Classical, prize-collecting and node-weighted Steiner tree problems in graphs
Document TypePhD thesis
Access StatusOpen Access
© 2018 Dr Yahui Sun
Steiner tree problems in graphs, as a group of network optimization problems, are traditionally applied to design minimum-cost physical networks. Recently, with the eruption of big data, more and more applications of network data analysis have been explored using a Steiner tree approach. These newly explored applications present serious challenges to conventional Steiner tree techniques. Hence, more powerful Steiner tree techniques are urgently required to support the further exploration of Steiner tree problems in graphs. In this thesis, I explore three Steiner tree problems in graphs: the classical Steiner Tree Problem in Graphs, the Prize-Collecting Steiner Tree Problem, and the Node-Weighted Steiner Tree Problem. First, I explore the classical Steiner Tree Problem in Graphs. I conduct some theoretical analyses on the currently popular Physarum-inspired algorithms to reveal their potential to compute Steiner trees. Based on these analyses, I propose two Physarum-inspired algorithms to solve the classical Steiner Tree Problem in Graphs. These two algorithms demonstrate a more competitive performance than the Genetic algorithm, Discrete Particle Swarm Optimization algorithm and Shortest Path Heuristic algorithm for both randomly generated benchmark instances and real-world Very-Large-Scale Integration instances. Second, I explore the Prize-Collecting Steiner Tree Problem. I propose a Physarum-inspired algorithm to solve this problem in pharmaceutical networks for drug repositioning. This algorithm manifests a more competitive performance than the widely-used Goemans-Williamson algorithm for this newly explored application, where significant costs and risks of drug development can be avoided by identifying drugs with similar therapeutic effects. In addition, I propose several post-processing techniques and two fast heuristic algorithms to design large and low-cost communication networks. These post-processing techniques improve the previous best known solution of one of the largest existing benchmark instances, while these fast heuristic algorithms successfully challenge some newly generated benchmark instances that are tens of times larger than the largest existing ones. Third, I explore the Node-Weighted Steiner Tree Problem. I propose two Physarum-inspired algorithms to solve this problem for instances with multiple compulsory terminals. These two algorithms evince a more competitive performance than the popular Genetic algorithm and Discrete Particle Swarm Optimization algorithm. Furthermore, I modify two simple reduction tests and a fast heuristic algorithm to identify elements of cancer-related signaling pathways in large protein-protein interaction networks. The identification results provide us a deeper understanding towards two important cancer-related signaling pathways. Ultimately, I propose several sophisticated reduction tests, an exact algorithm and a fast heuristic algorithm for constrained relay node placement in cost-aware wireless sensor networks. This newly explored application enables us to individually quantify the costs of relay nodes and transmission routes in designing wireless sensor networks for the first time. In summary, I explore some new applications for three Steiner tree problems in graphs, and more powerful Steiner tree techniques are developed to support this exploration. This work contributes to the promotion of Steiner tree problems in graphs as an important network optimization approach for network data analysis and communication network design.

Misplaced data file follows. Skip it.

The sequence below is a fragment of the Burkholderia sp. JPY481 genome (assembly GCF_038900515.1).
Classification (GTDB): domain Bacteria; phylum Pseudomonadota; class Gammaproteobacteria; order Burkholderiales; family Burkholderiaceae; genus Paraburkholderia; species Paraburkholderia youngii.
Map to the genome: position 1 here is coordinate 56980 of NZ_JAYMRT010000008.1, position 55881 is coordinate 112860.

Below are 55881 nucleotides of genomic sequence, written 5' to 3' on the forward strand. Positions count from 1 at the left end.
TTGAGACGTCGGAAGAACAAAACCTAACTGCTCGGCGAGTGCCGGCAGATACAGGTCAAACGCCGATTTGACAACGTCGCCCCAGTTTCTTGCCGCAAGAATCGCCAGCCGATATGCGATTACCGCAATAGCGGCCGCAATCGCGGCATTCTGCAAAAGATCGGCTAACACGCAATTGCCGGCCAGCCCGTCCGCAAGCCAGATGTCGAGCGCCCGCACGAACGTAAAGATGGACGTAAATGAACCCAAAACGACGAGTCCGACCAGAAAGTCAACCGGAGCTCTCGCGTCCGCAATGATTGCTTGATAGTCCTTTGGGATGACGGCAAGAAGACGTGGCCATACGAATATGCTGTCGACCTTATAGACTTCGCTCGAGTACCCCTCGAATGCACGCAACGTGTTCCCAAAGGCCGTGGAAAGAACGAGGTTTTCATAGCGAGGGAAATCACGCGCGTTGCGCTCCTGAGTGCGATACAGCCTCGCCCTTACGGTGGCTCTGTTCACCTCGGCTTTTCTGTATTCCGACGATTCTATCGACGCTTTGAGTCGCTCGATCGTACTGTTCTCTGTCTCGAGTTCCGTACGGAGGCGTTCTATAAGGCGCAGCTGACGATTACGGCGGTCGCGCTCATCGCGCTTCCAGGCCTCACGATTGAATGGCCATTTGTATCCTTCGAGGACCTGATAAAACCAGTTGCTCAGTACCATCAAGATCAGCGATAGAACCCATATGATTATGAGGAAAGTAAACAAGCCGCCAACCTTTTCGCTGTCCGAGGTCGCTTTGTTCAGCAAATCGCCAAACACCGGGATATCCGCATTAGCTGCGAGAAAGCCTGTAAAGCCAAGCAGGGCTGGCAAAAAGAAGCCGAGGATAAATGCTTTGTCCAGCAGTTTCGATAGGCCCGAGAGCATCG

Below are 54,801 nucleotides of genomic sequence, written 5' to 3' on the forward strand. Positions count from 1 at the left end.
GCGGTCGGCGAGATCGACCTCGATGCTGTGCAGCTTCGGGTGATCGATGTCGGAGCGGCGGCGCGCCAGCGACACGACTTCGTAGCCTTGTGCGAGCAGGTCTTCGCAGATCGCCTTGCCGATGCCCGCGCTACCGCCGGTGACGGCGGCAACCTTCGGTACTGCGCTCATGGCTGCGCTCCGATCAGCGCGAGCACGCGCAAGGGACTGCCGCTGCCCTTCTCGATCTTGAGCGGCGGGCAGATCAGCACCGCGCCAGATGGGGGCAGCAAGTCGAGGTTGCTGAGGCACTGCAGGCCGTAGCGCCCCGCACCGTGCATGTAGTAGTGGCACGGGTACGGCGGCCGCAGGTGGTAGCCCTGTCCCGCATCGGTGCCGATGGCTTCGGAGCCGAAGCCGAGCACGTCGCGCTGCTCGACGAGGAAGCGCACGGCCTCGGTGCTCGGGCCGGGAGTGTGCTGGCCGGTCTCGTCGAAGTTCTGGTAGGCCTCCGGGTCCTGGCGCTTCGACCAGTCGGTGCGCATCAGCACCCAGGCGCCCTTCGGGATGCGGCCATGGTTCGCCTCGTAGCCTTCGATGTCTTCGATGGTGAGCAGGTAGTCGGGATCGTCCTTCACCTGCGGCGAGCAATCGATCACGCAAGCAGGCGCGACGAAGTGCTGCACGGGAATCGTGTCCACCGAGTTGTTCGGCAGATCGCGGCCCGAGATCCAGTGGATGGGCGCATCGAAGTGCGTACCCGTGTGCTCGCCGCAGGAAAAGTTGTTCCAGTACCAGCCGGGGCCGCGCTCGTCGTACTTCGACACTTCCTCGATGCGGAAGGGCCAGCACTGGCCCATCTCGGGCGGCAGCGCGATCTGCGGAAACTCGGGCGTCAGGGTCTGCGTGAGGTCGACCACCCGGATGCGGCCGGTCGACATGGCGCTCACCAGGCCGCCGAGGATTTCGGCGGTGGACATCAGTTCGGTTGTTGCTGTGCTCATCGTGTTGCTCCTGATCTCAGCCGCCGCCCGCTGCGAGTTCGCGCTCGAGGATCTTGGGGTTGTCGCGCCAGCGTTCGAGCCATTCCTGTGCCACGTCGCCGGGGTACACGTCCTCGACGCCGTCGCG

KeywordsSteiner tree; network science; network data analysis
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